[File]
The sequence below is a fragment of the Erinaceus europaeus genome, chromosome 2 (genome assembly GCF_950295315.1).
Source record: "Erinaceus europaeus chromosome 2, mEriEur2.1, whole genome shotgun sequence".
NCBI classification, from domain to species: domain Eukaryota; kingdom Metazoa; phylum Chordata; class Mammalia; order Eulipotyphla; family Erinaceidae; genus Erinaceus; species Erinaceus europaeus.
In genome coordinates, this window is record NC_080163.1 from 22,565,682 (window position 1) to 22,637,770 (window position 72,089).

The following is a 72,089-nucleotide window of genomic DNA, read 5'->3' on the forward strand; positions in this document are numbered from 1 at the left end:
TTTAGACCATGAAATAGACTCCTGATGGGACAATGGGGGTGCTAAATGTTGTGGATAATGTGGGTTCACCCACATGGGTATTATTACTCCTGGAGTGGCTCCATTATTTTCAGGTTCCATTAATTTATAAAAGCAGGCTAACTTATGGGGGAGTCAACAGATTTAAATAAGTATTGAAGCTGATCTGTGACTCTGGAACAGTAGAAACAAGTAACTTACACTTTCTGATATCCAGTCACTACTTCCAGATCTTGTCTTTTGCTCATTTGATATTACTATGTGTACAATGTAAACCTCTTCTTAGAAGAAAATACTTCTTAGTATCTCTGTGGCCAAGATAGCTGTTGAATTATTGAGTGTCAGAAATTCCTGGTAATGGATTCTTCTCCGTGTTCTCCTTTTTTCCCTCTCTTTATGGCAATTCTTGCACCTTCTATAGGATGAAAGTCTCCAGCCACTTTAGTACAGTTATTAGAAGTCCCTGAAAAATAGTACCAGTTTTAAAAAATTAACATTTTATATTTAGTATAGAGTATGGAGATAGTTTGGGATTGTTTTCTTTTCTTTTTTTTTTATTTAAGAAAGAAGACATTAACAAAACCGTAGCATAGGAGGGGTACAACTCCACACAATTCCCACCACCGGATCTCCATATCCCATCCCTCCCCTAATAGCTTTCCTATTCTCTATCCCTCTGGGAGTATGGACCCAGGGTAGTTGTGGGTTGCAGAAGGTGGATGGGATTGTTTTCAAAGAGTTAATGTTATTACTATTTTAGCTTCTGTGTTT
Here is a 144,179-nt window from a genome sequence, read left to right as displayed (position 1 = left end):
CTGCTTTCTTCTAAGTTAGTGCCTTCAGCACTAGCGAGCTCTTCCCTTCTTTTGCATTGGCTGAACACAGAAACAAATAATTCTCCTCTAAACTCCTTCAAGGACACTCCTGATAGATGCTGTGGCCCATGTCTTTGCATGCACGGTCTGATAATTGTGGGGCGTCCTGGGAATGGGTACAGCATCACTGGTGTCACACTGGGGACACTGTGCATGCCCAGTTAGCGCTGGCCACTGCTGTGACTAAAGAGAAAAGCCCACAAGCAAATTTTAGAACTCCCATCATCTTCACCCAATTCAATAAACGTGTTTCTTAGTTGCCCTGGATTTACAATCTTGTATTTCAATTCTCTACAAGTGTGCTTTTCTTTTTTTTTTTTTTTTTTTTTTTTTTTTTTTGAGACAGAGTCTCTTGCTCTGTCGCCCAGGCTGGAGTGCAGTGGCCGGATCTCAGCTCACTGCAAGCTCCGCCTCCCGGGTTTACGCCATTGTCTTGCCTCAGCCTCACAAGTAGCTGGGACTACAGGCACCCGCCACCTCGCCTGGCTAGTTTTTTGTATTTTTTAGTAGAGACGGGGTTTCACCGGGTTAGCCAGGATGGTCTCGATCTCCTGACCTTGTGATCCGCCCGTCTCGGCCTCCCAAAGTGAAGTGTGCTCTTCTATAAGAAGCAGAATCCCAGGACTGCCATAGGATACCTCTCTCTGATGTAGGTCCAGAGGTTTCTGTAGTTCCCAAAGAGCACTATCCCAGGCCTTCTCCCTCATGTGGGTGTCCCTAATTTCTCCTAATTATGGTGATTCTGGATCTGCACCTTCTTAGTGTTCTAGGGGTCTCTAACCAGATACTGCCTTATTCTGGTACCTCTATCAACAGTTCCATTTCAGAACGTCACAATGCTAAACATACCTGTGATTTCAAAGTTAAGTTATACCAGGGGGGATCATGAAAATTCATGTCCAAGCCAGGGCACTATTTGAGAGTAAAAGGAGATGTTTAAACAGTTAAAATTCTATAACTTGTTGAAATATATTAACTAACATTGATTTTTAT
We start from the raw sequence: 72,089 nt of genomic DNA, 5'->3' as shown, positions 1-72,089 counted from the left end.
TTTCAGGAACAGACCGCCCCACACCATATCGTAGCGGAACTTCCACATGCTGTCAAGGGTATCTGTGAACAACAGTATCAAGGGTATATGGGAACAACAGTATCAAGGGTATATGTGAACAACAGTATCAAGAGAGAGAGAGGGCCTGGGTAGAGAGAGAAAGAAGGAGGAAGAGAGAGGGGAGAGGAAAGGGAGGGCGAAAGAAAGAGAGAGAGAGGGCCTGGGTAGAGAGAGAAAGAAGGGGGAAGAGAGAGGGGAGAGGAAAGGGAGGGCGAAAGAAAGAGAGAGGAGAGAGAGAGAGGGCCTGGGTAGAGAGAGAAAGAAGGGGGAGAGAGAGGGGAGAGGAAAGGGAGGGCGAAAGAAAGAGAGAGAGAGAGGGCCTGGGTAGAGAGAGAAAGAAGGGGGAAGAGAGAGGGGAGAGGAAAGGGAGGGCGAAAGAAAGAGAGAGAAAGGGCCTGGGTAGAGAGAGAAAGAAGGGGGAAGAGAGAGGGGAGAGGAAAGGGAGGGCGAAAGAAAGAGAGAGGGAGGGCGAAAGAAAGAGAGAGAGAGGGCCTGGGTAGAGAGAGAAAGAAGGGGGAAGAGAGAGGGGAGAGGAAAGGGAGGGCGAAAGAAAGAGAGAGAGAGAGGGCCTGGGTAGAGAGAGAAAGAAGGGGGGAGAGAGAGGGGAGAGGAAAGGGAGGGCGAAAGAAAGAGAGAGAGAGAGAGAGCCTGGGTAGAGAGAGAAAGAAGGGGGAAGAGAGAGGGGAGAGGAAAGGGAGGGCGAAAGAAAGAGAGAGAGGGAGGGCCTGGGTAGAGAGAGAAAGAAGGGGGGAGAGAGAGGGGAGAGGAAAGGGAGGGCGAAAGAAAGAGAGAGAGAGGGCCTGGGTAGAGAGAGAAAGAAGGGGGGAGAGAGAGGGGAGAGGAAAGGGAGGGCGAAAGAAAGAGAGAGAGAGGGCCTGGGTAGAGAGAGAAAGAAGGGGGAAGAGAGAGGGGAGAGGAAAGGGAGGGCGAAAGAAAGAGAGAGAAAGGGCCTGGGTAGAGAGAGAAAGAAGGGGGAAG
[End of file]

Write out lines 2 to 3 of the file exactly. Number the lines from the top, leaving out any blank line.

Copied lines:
Source record: "Erinaceus europaeus chromosome 2, mEriEur2.1, whole genome shotgun sequence".
NCBI classification, from domain to species: domain Eukaryota; kingdom Metazoa; phylum Chordata; class Mammalia; order Eulipotyphla; family Erinaceidae; genus Erinaceus; species Erinaceus europaeus.